8.11.2009

Sightseeing in Our Own Backyard




















While San Diego is not known for its art scene, or its culinary delights, or its job market, or its vineyards or its liberal and tolerant culture, it is known for its awesome climate, historical sites, and military history. As part of my new mission to sight see in my own backyard, Ian and I rode our bikes to Point Loma Lighthouse.

Since the weather rarely varies from its cloudless/ low 80's pattern, it is unnecessary to point out the perfect cycling weather.

We rode from our Shoebox by the Sea out along Sunset Cliffs Blvd in Ocean Beach, then up over the appropriately named Hill Street, and then south on the 209, through Fort Rosecrans, to Cabrillo National Monument. Here's a map of our bike route.

We rode through Fort Rosecrans, which is still an active military site, past the famous and scenic Ft. Rosecrans National Cemetery, and past some really huge scale models of battleships and aircraft carriers. They were 6'-14' long, and choc full o' details, like little satellite dishes and stairwells and little poles that stick up with wires coming off of them and little portholes and little turrets and little cannons and all that.

For what are these amazing models used? Do new recruits go out and learn their way around an aircraft carrier by moving a to-scale GI Joe action figure around the model of the ship? Is this a Barbie Kitchen for military dudes?

Ian and I are looking into getting this aircraft carrier model and using it as our patio table. I think the bridge would make a great cup holder.

While I failed in my online search to find what these models are and who uses them, I did find this link which is really neat. Check it out.

As it turns out, the most scenic and lovely spots have also been, typically, the most strategic spots to sport a military base (Fort Point in SF, the Presidio in SF, the Presidio in SD, Fort Steilacoom, Fort Moultrie, and Tripler, to name a few) (disregard Ft. Hood). Point Loma is no exception. It is a gorgeous, elevated point that looks out over San Diego Bay, Coronado, and out to the Pacific. Even the "Deliveries Only" door has a great view.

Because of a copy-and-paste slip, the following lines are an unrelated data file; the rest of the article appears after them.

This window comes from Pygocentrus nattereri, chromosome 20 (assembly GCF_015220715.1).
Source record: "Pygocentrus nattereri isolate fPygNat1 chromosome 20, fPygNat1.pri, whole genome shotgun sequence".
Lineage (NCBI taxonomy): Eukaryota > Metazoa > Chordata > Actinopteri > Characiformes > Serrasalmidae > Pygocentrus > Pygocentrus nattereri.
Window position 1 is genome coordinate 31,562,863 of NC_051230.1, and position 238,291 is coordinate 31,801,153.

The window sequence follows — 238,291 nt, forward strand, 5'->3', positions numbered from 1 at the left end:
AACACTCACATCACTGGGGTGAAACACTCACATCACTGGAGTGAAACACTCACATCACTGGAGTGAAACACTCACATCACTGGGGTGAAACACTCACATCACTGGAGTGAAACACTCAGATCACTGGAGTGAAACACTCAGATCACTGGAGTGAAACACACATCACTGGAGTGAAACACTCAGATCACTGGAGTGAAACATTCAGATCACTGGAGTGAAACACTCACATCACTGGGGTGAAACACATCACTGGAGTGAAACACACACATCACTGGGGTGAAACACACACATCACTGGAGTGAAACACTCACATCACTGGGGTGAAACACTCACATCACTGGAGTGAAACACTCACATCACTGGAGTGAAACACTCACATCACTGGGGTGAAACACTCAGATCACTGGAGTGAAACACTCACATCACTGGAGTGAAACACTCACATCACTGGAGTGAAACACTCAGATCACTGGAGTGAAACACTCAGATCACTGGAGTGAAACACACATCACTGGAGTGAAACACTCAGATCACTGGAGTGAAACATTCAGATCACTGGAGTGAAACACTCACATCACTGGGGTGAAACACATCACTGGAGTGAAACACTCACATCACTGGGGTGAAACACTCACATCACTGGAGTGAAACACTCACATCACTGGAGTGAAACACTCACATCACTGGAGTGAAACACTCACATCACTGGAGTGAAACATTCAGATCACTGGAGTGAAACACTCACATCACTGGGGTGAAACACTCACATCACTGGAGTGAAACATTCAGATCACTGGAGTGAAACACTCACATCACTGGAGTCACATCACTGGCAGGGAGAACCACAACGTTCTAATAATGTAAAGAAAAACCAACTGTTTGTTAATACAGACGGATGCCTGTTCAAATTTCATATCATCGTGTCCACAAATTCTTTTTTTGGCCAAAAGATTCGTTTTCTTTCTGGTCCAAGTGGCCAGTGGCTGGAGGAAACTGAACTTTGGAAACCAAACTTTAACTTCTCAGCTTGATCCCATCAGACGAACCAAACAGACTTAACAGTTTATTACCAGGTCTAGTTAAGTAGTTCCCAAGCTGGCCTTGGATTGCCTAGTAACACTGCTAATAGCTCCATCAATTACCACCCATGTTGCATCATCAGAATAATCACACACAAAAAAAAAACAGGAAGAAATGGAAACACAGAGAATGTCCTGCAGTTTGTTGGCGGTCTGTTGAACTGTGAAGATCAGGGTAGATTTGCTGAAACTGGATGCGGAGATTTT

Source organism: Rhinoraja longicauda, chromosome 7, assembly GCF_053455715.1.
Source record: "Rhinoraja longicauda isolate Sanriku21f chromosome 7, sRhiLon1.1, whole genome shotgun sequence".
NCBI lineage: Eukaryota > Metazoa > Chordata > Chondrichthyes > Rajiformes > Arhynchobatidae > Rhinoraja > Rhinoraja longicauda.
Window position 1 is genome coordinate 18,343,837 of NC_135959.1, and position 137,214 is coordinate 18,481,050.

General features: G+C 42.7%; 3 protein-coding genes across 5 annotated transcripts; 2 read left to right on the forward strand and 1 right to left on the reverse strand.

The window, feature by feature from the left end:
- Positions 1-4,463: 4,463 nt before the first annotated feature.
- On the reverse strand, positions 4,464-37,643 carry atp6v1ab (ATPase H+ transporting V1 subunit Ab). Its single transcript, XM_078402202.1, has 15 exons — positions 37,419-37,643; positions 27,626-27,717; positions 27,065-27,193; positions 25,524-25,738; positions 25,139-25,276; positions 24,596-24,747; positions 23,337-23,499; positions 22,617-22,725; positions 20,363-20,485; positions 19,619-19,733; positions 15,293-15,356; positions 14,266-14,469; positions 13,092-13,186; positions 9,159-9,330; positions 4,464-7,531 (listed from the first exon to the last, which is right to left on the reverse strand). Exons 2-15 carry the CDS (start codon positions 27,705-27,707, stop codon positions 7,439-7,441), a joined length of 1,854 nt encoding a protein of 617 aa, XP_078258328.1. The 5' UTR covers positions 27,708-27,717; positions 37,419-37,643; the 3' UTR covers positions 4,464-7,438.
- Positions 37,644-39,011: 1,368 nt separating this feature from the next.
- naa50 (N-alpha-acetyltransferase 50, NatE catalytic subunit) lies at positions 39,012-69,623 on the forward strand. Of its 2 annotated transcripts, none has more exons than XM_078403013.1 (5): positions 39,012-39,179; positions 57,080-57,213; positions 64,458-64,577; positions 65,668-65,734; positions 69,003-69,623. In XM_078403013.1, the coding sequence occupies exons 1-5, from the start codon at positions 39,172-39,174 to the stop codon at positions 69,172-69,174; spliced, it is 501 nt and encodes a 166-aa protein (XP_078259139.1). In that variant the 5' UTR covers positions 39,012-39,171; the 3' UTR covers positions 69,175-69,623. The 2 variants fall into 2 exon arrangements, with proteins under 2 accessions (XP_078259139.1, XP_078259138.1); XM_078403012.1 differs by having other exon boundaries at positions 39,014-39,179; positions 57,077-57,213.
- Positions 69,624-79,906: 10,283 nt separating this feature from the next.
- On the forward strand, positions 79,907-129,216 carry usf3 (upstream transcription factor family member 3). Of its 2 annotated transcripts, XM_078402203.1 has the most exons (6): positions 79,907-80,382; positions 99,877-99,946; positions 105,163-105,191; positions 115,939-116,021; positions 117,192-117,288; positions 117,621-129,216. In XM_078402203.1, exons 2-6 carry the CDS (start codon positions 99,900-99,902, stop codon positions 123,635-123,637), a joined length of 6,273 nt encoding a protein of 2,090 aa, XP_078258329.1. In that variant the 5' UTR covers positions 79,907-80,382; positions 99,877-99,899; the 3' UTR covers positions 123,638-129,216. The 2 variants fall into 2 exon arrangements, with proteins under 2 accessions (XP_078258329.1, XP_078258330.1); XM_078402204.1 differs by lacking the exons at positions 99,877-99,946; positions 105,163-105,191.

At the visitor's center, I posed with a statue of Cabrillo the Conquistador, and then we watched a short movie in the visitor's center about the biology of the tide pools. As a biologist, Ian was appalled at the inaccurate information and poor/flat-out-wrong explanation of evolution. I took it with a grain of salt and appreciated the effort to educate the vacationing retired folks from Arizona about conservation and stewardship of delicate ecological areas.

After sighing through our noses during the well intended but, ultimately, underwhelming ecology lesson, we got back on our trusty steeds and bombed down a huge hill from the point down to the coast. It was very fast, and very fun!

At the bottom, we were sad to realize our visit corresponded exactly with high tide, so no tide pools for us. We did, however, meet 2 old dudes who were working on a photo project. Our chat about filters and shutter speed and digital vs. actual film was lively and fun. You gotta love two old guys who dork out over cameras and flirt with a married lady half their age.

The huge hill that was a thrill going down was a bitter mistress on the way up. I made it about half way up on my bike before thinking I was going to liberate the sandwich I ate. My handlebars don't need that kind of shower. The rest of the hill was conquered on foot. Slowly. Sans vomiting.

I think we can count the outing as a success.

video

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